The shortage of donor kidneys is a worldwide problem. One possibility to increase the donor organ pool is to improve the quality of suboptimal donor kidneys. For this reason, an increasing amount of research is being performed on the subject of machine perfusion, a technique during which an organ is connected to a perfusion circuit. Apart from the fact that this technique can be used to bridge the period between donation and actual transplantation, it also provides the opportunity for active interventions to an isolated organ. The first part of my thesis focuses on a cellular intervention during normothermic (37 degrees) machine perfusion with mesenchymal stromal cells. The aim was to determine if it was technically feasible to administer mesenchymal stromal cells, cells with regenerative capacities, during normothermic machine perfusion and what effect these cells had on the donor kidney. It proved to be feasible to administer these cells in such way that a proportion remained detectable after machine perfusion. In a porcine autotransplantation model, mesenchymal stromal cells did not affect early graft function, but further research is necessary to determine if these cells could have a beneficial effect on longer term graft function of the donor kidney. The second part of my thesis focuses on the use of different perfusion solutions and oxygen carriers during normothermic machine perfusion. From these experiments it can be concluded that the composition of the perfusion solution, as well as the choice for a specific oxygen carrier, has a significant impact on kidney function and injury markers during normothermic machine perfusion.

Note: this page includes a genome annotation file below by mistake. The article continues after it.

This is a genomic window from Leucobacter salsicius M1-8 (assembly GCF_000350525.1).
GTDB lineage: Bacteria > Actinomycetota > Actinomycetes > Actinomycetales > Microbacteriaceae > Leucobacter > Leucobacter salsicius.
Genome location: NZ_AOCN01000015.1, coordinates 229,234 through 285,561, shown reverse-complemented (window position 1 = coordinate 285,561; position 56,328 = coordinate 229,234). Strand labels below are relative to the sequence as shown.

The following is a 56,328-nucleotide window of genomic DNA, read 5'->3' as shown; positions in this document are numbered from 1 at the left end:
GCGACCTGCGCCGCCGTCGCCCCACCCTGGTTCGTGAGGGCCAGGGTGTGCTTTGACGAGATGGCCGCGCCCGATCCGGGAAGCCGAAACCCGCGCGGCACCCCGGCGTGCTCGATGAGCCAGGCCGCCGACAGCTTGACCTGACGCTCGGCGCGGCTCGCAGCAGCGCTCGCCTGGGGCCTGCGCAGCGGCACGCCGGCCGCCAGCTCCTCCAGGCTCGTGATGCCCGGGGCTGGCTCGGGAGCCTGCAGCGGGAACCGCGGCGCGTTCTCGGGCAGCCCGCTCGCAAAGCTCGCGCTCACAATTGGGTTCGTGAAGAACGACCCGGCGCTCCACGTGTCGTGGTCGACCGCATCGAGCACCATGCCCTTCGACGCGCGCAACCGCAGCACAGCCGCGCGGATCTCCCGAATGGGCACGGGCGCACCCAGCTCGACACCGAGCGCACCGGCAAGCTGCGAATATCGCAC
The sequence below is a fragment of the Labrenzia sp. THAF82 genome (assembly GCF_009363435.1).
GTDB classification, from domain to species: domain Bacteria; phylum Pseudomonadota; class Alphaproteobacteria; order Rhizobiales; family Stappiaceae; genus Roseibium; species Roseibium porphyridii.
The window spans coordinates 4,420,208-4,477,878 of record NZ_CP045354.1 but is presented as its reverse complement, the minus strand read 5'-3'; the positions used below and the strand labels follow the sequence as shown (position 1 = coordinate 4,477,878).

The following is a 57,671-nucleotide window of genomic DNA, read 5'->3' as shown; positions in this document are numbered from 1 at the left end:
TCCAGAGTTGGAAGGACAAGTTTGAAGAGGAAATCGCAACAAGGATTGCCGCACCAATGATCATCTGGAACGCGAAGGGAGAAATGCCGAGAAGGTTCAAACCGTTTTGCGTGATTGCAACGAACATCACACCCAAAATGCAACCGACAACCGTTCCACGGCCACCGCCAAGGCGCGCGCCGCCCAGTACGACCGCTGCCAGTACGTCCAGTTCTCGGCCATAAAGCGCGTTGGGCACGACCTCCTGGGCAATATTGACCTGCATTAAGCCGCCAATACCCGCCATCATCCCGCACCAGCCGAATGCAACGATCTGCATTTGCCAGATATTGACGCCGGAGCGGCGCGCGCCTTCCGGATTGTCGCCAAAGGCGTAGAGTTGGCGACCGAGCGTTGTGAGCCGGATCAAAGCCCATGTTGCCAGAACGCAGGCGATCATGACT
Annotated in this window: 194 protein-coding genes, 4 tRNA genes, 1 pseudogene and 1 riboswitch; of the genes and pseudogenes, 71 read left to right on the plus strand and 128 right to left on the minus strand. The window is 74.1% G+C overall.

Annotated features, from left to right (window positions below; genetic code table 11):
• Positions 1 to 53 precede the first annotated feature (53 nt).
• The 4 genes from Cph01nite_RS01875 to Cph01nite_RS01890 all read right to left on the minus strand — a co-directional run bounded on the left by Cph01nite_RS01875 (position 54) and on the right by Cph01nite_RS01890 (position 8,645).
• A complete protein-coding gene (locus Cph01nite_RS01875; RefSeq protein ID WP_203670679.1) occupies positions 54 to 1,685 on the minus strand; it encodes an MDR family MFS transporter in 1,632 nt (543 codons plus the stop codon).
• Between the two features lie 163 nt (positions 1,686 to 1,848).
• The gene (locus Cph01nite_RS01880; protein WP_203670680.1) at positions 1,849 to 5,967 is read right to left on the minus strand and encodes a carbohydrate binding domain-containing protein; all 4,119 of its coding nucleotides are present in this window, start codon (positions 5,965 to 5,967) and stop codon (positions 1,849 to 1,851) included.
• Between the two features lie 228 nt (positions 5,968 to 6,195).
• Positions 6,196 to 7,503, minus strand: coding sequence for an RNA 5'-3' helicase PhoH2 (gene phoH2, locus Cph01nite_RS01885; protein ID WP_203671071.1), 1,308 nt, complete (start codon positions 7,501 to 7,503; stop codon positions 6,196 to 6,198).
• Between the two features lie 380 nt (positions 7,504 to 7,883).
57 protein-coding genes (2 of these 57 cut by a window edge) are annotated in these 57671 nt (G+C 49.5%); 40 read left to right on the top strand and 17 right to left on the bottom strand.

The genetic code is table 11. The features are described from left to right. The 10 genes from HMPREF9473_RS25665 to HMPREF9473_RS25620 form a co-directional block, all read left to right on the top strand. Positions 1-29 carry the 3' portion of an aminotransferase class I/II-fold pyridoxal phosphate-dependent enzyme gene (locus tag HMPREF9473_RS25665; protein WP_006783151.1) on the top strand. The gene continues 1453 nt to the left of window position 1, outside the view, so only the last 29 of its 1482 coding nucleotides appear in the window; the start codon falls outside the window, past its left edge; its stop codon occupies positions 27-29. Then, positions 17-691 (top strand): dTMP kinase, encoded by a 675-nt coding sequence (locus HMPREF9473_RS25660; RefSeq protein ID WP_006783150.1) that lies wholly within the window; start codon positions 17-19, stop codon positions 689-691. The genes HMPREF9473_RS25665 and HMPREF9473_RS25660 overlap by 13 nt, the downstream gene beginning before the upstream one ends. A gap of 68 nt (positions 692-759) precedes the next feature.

|Qualification||Doctor of Philosophy|
|Place of Publication||[Groningen]|
|Publication status||Published - 2020|